Why Energy Efficiency in California — and Everywhere Else — Needs Fixing

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Energy Efficiency in California

Energy Efficiency in California: Open EE Meter

Energy efficiency in California just took a turn for the better.

But to understand why it’s better, you first have to understand why  programs in energy efficiency in California and everywhere else need fixing, says Matt Golden, principal, Efficiency.org.

Recently, SB 350 in California doubled the state’s energy efficiency goals, which is impressive, but the problem is this: It will take thousands of years to reach those goals under the current system, he says. Our energy efficiency model isn’t scaling up rapidly–and can’t.

“SB350 ratchets up the California goals, but regardless of the goals in California or anywhere else, energy efficiency is simply not on the rails to achieve scale without a new strategy.”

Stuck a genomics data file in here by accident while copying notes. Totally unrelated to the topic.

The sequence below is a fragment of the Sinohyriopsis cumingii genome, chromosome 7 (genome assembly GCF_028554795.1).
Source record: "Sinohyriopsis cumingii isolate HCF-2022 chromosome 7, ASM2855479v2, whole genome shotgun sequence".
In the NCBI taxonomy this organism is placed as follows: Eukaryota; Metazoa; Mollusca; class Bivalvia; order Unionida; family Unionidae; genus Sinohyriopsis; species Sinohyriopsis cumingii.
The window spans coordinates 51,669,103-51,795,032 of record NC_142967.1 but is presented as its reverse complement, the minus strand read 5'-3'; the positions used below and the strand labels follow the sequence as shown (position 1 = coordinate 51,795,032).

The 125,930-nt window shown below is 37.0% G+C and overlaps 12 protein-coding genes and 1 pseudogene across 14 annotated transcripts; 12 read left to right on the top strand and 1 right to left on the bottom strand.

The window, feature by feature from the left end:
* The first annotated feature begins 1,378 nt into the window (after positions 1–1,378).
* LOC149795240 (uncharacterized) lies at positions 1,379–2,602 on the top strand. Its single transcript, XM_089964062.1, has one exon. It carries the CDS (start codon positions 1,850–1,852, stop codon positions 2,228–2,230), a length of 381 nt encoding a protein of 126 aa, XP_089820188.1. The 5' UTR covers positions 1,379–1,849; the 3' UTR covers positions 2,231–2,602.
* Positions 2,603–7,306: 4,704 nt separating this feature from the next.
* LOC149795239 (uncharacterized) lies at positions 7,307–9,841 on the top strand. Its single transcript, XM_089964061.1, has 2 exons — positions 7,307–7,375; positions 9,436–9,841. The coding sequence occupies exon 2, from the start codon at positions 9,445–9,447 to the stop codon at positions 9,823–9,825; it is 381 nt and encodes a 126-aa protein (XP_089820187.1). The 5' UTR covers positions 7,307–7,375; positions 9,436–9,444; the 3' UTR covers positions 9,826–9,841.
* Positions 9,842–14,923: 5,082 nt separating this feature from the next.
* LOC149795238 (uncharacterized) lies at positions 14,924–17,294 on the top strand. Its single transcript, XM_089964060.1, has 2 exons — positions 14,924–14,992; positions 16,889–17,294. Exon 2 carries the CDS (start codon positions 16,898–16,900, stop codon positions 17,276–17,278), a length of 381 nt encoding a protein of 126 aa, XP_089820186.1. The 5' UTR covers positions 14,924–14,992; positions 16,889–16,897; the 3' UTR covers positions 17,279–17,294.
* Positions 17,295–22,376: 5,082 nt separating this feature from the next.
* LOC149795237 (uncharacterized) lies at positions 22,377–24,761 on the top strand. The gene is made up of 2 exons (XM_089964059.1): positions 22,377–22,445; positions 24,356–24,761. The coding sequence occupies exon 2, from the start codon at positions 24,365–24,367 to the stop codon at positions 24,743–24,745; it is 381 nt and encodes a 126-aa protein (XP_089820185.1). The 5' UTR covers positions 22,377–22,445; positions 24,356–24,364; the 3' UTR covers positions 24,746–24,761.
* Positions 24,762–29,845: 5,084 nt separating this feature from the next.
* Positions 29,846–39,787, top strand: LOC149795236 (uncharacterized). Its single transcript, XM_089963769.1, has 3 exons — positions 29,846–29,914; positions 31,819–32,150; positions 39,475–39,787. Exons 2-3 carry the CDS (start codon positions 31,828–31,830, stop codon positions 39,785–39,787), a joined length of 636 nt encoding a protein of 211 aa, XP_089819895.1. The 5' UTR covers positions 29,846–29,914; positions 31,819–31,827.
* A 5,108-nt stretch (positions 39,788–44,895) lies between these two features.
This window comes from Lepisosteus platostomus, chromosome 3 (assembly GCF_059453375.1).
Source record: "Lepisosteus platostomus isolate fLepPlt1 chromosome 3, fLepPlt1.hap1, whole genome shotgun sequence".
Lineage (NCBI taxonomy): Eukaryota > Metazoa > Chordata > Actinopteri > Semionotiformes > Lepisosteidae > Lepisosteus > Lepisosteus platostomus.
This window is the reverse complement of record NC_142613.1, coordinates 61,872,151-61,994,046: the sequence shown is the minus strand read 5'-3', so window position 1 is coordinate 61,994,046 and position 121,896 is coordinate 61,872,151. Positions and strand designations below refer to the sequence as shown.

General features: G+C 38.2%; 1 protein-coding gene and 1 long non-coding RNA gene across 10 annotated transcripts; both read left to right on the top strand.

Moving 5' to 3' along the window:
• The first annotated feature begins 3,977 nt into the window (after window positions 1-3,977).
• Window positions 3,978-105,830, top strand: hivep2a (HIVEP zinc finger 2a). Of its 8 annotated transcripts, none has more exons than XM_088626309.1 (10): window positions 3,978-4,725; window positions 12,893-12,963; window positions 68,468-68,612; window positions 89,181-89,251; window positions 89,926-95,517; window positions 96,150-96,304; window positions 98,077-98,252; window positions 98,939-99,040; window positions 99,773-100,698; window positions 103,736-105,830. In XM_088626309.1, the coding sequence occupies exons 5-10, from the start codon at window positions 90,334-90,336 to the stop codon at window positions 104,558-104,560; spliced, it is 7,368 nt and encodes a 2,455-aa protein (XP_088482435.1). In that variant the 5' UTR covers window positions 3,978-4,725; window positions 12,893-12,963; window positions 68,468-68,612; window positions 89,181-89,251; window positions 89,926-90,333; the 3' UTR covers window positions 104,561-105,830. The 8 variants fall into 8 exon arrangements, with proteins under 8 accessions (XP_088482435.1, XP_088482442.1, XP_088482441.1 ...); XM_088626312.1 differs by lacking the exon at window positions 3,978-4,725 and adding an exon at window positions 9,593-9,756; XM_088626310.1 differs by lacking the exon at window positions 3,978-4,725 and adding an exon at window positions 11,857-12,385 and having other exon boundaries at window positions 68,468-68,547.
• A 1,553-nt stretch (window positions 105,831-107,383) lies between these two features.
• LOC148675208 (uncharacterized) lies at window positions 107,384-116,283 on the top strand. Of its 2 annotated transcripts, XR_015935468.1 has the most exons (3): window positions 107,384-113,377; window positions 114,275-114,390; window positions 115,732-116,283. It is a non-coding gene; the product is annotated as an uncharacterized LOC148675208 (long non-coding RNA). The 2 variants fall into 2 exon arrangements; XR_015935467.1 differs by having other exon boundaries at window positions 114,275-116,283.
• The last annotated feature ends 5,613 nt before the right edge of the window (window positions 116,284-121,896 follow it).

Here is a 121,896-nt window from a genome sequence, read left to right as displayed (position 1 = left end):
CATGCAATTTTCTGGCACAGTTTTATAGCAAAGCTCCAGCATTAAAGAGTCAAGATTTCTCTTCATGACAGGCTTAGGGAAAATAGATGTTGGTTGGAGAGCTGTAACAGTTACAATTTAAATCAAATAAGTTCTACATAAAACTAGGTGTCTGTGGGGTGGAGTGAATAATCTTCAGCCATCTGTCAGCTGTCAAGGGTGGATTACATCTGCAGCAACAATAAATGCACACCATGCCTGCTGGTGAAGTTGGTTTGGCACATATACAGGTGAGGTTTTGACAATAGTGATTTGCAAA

Efficiency is generally measured using engineering models that calculate baselines. “But in many cases the engineering models are not what’s happening at the meter,” he says. “It’s very subjective and convoluted. We’re not approaching energy efficiency as a resource but as a rebate coupon campaign. If we’re going to have markets for efficiency, it has to start with a common standard for how savings are calculated.  We can’t just bet on predictions. SB 350 provides the definitions we need,” he says.  

The legislation calls for measuring energy efficiency in terms of reductions in electricity and natural gas usage at the meter.